Nick Donohue has good instincts. He rose quickly from teaching to become state chief in New Hampshire. When he took over as president at New England’s largest education foundation, he charted a bold course focused on student-centered learning.

Like a couple leading organizations, the Nellie Mae Education Foundation agenda embraced personalized anywhere anytime learning, but also provided unique advancements in student agency and competency-based learning. More than a decade later, the sector is coming around to Donohue’s insights on student-centered learning.

But it’s not like it’s been easy. Most New England schools are still pretty traditional despite the fact that Nellie Mae grantees like Great Schools Partnership helped states update their policies and convinced colleges to accept competency-based diplomas.

Donohue observed that innovations in school districts were moderated by factors of race and class. After a year of community conversations, Donohue announced an updated foundation strategy—and it charts a bold course addressing race inequity.

“While the reasons for educational inequities are many, we must realize that racism in its many renditions—personal, institutional and structural—is part of the problem,” said Donohue.

On the link between the old and new strategy, Donohue said, “We will revisit the definition of student-centered learning to put attention on racial equity outcomes, and increase attention and focus on the cultural, structural, and policies that reinforce inequities within our education system and communities.”

For the last decade, Nellie Mae had pursued student-centered learning as a package of instructional strategies that fit inside a system and guide teacher-student interaction. The new strategy interrogates cultural relevancy and asks educators when organizing personalization to consider student experienced trauma. “Student-centered learning needs to evolve to design for equity,” said Donohue

Race is also a lens to address structures in schools and teacher preparation said Donohue.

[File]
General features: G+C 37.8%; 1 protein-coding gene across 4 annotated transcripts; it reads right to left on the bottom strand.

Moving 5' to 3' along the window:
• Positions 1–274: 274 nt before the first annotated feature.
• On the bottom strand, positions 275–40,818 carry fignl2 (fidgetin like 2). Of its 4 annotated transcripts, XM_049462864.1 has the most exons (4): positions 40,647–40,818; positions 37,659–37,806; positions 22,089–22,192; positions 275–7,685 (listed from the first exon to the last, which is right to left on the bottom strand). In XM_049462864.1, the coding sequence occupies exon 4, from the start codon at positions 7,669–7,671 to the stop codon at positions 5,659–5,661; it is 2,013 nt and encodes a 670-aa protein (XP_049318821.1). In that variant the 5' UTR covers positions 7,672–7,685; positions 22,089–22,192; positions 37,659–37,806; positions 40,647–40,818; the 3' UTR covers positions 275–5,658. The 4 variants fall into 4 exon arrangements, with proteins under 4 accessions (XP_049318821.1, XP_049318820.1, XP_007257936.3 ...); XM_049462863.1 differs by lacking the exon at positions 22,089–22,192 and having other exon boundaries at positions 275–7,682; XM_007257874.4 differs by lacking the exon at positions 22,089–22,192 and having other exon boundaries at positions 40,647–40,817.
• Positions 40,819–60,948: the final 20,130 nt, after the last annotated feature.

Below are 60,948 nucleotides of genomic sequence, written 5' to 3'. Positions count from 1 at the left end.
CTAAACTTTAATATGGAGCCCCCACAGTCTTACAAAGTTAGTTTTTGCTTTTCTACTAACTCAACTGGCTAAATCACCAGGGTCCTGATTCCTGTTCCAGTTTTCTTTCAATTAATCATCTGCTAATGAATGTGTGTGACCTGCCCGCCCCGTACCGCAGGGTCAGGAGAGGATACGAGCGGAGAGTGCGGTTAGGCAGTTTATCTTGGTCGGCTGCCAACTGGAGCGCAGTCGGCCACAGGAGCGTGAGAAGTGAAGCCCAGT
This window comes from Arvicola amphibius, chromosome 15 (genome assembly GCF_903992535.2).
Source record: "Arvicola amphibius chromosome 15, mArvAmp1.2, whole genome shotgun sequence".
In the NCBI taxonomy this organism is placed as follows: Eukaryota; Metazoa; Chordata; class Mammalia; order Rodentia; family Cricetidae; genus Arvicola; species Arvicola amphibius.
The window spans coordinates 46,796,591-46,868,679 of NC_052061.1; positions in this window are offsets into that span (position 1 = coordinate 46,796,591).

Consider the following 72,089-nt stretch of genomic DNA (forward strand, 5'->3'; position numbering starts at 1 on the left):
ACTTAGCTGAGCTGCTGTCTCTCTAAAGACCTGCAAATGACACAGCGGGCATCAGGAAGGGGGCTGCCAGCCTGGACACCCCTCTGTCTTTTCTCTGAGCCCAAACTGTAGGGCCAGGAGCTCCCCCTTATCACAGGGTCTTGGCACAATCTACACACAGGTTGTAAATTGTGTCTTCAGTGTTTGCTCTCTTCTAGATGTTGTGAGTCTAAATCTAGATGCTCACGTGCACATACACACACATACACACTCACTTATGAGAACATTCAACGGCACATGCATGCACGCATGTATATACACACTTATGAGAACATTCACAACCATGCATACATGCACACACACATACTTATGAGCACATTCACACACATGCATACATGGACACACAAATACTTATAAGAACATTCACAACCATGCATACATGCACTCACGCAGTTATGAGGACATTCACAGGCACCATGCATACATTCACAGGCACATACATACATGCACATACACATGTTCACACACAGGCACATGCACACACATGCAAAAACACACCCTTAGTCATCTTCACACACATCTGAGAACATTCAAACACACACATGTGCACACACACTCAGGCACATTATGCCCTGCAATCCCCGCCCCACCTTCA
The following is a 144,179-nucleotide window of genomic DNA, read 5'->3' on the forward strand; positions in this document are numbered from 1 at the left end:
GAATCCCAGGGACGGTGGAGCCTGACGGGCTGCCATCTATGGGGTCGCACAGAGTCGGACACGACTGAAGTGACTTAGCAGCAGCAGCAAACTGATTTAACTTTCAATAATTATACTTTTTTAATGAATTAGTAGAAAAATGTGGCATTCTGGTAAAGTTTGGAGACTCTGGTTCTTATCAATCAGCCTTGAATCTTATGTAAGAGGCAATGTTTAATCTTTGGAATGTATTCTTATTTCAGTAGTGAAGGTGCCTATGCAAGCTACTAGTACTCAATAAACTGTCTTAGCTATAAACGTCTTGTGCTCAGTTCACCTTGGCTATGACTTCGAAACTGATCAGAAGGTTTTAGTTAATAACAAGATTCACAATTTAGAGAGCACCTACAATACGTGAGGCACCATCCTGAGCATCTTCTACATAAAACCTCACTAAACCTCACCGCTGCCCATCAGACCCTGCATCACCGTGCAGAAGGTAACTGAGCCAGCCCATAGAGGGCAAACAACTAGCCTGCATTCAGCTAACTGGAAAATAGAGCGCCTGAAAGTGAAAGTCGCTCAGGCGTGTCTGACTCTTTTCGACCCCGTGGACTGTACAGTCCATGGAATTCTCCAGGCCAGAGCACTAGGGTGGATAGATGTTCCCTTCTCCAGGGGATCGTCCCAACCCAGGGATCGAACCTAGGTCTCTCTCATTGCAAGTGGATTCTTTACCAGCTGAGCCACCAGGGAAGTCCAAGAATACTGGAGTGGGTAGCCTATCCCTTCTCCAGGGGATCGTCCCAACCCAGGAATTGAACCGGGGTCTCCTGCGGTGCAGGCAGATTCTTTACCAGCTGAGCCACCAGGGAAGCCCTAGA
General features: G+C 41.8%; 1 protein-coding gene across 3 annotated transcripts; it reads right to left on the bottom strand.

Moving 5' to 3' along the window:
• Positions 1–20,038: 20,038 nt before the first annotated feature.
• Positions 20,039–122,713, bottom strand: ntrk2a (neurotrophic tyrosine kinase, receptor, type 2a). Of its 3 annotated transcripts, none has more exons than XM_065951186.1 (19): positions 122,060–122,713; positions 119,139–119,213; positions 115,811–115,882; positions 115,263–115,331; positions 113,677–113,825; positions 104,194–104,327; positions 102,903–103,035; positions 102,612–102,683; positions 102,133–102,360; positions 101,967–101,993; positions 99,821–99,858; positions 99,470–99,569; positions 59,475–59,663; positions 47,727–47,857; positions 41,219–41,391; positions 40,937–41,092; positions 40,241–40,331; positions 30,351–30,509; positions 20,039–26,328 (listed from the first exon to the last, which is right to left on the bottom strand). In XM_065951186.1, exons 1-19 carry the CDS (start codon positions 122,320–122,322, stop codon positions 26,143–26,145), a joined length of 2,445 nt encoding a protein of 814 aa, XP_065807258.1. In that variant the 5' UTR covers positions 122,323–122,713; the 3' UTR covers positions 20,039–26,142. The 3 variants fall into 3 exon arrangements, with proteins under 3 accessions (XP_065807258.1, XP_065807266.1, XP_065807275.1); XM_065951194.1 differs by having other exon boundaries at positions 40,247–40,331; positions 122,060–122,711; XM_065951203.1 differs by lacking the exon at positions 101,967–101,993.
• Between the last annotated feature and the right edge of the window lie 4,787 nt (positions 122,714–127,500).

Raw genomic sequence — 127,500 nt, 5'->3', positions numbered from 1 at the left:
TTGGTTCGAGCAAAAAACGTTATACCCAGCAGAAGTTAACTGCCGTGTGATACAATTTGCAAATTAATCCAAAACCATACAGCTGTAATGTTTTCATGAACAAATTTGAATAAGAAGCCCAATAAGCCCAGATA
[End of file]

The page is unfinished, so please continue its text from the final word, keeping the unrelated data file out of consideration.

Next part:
One example is that he has seen personalized learning play out as an individual event. But in underserved communities, outcomes are more collective in nature—education is a public good as much as a personal benefit.

The new strategy will change grantmaking. Like most foundations, Nellie Mae signaled intent and people applied—but that was typically the most capable, stable, well-resourced respondents. Going forward, the foundation will reach out to community leaders that represent the most harmed, least heard communities. “We need to listen more and dictate less,” said Donohue.

The change is also likely to shift Grantmaking in New England to more high need communities, “The ones that need it the most, not just the ones ready to do the work,” added Donohue.

The new focus on race-based inequities has been a journey of deep introspection for Donohue, the board, and the staff. More than programmatic changes, he sees it as a mindset shift, a cultural transformation.

A new community advisory board will help foundation leadership hear and respect diverse voices.

As the automation economy accelerates income inequality, it’s good to have a leading education foundation listening to and acting on behalf of the least well served.

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This post was originally published on Forbes.

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